“I have to stop crying on the way to work,” I think. This has become a weekly occurrence. This isn’t like me. I am not an angst filled late teenager/early twenty year old anymore. I’m no longer saddled with high interest credit card debt and wondering how I will make the rent. I don’t have to wonder anymore if he likes me or if he will call or if I slept with him too soon and I’ve lost his respect.
I’m in my early thirties. I’m successful professionally. I’m in a wonderful marriage. I drive a brand new car that will be paid off in less than a year. I’ve been to Europe. I’ve been to Asia. I have a very blessed life. I shouldn’t be crying. I haven’t cried with this sort of regularity for a decade.
This stretch of road through the flood plain that was saved from suburban sprawl due to its topographical undesirableness is too quiet, too straight. I don’t have to concentrate on the other cars. I don’t have to watch for pedestrians. I only have to keep the steering wheel straight and my speed under the limit; this road is a speed trap dream for cops. I only have to drive and think. It doesn’t matter if I tune the radio to morning DJ banter, NPR, or the seventies-eighties-nineties music station I am fond of, the thoughts come.
Of course crying on the way to work is much more preferable to crying at work. And as cries go, this is a pretty good one. There are tears, but no sobbing today, no cursing, no snotty nose blown into a fast food napkin. I won’t have to sit in the parking lot at work today and wait for my eyes to look less puffy, less red...which only works if you can stop crying. I won’t have to dash in the back door and into the nearest bathroom to splash cool water on my face to try and reduce the redness in my fair skin...which only works if you can stop crying. And there are days when I can’t stop crying.
I’m sorry to say that there have been days that I have cried at my desk. There have been days that multiple coworkers have asked me if I am OK. There have been days at work when I have done nothing but surf the Internet waiting for an appropriate time to leave. Days wasted Googling words like cyst, lupron, inhibin B. Days spent sending questions into the cyber universe like, “What are my chances of having another miscarriage? What are early pregnancy symptoms? Will I be able to adopt if my husband is in his forties?” I’m sorry to say that there are days I haven’t been able to make it to work at all.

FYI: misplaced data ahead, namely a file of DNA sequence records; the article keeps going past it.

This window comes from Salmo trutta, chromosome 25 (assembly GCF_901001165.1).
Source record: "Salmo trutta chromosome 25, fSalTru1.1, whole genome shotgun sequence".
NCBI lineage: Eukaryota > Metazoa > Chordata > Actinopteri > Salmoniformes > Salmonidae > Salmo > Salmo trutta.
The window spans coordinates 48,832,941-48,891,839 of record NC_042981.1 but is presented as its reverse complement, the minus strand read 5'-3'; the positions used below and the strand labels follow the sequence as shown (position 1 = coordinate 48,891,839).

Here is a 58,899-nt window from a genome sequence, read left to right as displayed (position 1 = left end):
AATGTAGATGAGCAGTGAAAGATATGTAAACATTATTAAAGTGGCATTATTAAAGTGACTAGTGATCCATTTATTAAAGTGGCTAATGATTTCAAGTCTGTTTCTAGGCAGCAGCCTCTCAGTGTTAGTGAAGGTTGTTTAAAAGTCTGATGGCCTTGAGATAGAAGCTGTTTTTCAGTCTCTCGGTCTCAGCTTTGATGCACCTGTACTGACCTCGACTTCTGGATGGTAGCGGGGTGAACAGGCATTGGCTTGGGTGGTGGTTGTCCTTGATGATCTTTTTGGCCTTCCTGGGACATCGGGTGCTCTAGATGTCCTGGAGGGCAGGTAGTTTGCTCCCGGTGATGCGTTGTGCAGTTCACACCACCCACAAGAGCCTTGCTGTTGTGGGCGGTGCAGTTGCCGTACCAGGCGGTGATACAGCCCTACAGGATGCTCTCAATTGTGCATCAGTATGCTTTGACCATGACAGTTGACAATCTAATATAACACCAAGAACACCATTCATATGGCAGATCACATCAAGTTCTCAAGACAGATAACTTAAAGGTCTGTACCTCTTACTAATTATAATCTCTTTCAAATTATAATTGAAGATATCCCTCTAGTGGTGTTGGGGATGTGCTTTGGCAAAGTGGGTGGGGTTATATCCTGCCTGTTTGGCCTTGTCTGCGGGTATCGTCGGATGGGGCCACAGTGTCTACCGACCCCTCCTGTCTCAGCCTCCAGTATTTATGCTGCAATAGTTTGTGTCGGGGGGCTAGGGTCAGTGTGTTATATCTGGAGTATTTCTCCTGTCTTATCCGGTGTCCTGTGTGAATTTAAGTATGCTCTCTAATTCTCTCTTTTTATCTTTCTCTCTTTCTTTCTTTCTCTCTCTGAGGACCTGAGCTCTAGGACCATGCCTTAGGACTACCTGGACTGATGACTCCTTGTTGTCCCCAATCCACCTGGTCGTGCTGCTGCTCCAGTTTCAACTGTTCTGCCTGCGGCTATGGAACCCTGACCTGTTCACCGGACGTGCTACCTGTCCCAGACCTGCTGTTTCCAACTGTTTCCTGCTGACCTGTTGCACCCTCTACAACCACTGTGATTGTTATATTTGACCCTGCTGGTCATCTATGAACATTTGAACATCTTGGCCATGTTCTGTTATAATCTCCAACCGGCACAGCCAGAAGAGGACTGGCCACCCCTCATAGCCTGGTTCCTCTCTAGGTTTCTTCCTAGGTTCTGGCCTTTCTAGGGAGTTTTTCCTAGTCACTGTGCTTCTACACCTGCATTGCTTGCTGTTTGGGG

No, today’s cry is a good one, only tears. Pretty tears like in a movie romance where the boy tries to drive the girl away by pretending he doesn’t care and she gets a hurt look on her face and a couple tears escape attractively from her professionally coal smudged eyes. He looks back and realizes she is crying and wipes away the tears, reaches out to her, and makes it all better with a Hollywood kiss. There is no one here to make it all better, but at least I can wipe away the tears, go into work and about my day with no one being the wiser.
I suppose this is how cancer patients feel. Powerless. Yes, there are treatments. Treatments with related odds, sixty percent success rate, forty five percent success rate, fifteen percent success rate. However, no one really knows why some treatments work and others don’t. No one knows why treatments that should work, fail. No one knows why sometimes those with the most dire cases recover and those with the most favorable prognosis, remain ill. Do cancer patients look at me, my health, with bitterness; the same way I look at pregnant bellies?
I’m sick of being infertile. In the car I think, “OK, I get it. I think I fully understand this life experience now. I’m ready to move on.” But it’s not that easy. This isn’t a designer handbag that I can save for and purchase. This is outside of my control. There is nothing I can do, but exist with this, and cry.